Wednesday, January 04, 2006

We're not thinking what we used to be thinking, we're thinking of something else now

A few months ago, I seem to recall a certain David Cameron raising his voice in support of that daft 'patient's passport' scheme dreamt up by the policy wonks who wrote the last Tory manifesto. (One D. Cameron)

Now, that's all wrong and it wasn't really his fault anyway - he was only involved in the manifesto for a year beforehand and all these policies are decided much further in advance than that and he's a nice bloke and he was made to do it by all those nasty Tories that we don't hear about any more. He's even aimed a swift kick in the direction of Thatcherism by disowning the tax break for those who pay for private healthcare. I can't disagree when he promises an NHS free at the point of need, nor when he promises to nurture it.

I'm still reserving judgement on Cameron. He's been very slick in presentation, but we've still seen no substance. Although today was trumpeted as a major speech, it offered a broad outline of the journey ahead without specifically identifying a route. We know where the Tories seem to want to go, but not how they plan to get there. Is he going to try the Blair approach and prove to the world how unlike the old Tory party he is by trying to spark a fight with the Old Conservatives? At the moment, that fight won't come - they are all too cowed by the success of this young man and they're enjoying the strange sensation of being ahead in the polls, so Cameron has a lot of political capital in the bank to spend.

Of course, the real test will come over tax. Running a public service like the NHS costs money and that has to be raised through taxation, so what you do with tax defines what you can do with the services that it supports.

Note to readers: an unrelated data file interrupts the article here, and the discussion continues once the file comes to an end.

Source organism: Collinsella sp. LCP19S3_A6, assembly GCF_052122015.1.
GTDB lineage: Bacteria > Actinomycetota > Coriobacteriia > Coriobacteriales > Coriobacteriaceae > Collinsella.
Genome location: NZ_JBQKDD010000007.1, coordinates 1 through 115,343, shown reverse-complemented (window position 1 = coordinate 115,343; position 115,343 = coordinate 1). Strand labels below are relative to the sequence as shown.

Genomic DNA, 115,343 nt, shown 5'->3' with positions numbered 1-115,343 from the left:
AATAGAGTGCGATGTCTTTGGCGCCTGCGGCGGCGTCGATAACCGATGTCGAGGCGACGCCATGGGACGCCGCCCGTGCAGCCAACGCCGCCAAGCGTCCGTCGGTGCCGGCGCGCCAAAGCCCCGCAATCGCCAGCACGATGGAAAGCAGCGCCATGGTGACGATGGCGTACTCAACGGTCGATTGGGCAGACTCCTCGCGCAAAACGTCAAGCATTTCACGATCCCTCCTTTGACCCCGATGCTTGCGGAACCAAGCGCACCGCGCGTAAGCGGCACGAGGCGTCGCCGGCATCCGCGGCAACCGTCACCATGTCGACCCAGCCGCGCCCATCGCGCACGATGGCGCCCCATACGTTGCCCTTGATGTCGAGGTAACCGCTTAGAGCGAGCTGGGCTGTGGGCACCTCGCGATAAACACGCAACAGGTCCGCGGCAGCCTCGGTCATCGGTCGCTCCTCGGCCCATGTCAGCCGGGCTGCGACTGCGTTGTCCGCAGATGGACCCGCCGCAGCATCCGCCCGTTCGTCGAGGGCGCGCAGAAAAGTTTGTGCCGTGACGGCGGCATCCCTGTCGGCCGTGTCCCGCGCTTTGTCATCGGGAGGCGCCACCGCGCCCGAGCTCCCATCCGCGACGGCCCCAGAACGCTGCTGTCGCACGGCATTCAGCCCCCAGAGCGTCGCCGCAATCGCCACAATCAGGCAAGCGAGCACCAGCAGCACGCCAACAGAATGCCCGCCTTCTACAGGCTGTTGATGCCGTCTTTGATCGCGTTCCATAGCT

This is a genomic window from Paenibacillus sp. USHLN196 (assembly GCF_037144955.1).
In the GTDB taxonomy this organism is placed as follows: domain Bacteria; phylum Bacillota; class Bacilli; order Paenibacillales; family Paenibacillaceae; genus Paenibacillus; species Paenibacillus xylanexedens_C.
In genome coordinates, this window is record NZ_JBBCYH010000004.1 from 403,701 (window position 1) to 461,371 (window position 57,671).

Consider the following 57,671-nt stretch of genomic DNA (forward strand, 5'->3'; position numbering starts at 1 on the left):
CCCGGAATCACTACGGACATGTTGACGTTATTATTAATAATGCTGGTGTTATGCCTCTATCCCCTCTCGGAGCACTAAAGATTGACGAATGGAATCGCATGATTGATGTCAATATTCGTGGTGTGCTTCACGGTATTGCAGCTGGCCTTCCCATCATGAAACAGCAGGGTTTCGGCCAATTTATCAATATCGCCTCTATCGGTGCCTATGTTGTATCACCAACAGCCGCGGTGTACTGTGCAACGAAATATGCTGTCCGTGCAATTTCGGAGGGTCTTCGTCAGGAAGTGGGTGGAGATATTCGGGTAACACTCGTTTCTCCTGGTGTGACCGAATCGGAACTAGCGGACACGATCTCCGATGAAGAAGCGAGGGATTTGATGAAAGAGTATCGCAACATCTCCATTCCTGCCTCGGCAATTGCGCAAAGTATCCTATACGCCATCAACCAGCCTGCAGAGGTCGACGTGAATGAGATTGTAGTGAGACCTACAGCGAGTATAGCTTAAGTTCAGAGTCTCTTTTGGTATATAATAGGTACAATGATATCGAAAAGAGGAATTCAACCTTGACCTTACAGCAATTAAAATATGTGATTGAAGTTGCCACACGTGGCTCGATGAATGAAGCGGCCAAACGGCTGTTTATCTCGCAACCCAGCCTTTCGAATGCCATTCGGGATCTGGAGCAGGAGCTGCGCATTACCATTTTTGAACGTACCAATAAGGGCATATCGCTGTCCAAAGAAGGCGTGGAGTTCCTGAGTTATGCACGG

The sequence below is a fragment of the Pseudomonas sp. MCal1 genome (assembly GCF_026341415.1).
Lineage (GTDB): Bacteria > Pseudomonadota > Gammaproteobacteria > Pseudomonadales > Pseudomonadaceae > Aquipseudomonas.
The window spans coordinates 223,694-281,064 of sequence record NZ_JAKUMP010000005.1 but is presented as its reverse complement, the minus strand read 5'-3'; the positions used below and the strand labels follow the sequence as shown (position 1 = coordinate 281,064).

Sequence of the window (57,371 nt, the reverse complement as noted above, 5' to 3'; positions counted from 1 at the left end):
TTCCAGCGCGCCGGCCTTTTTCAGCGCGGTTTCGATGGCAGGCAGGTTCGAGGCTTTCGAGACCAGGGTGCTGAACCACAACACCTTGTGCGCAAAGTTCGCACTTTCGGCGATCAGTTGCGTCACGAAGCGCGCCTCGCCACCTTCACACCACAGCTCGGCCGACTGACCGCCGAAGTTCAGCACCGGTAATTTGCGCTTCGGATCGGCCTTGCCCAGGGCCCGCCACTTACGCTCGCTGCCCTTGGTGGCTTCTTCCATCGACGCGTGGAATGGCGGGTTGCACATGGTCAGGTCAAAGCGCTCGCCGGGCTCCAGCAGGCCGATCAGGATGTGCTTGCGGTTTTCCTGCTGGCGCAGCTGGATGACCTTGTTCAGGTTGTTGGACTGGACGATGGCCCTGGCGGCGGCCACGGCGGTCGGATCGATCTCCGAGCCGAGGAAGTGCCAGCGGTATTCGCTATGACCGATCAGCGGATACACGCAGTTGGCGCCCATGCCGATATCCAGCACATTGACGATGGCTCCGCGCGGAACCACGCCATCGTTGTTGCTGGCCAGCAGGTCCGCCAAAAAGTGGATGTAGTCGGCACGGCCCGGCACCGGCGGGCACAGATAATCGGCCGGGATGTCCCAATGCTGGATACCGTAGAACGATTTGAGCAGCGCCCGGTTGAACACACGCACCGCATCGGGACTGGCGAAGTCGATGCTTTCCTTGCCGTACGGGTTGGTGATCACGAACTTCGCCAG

But Cameron is not without history. We all know about his past as an advisor to the great financial brain that was Norman Lamont - there is footage of Cameron skulking in the background as Lamont admits that his ERM policy has gone tits-up - and he's apologised for that. We know that he was a corporate communications wallah at Carlton. Jeff Randall at the Telegraph reminds us that he was lurking around the board just as Carlton were engaged in the farce that was OnDigital, which ended up costing the shareholders over a billion quid and cost 1000 people their jobs. (Hat tip to the Apollo Project). Add into that the suicide note that was the last Tory manifesto and this man doesn't have a great track record of turning base metals into gold.

At the moment, Cameron only seems to have one gear - reverse. He's apologising for the NHS policy, admitting he's learnt a lesson from Black Wednesday and is even prepared to stand up to 'big business' (buzzwords as meaningless and as universally used as 'hard-working families'). He's come out in favour of the environment and against global poverty - thanks for those no-brainers, Dave. But still no sign of moving forwards, other than trying to take over our territory - exactly the same tactics used by Labour in attacking the Tories.

Watch him with one eye on the recent history of Labour policy - they've often out-flanked the Tories on traditional Tory issues (asylum and crime) while investing in traditional Labour issues (like the NHS and education). Treat him like a dodgy magician and don't look at what he wants you to see - watch out for the sleight of hand.

A healthy dose of scepticism and mistrust is prescribed when dealing with Mr Cameron.

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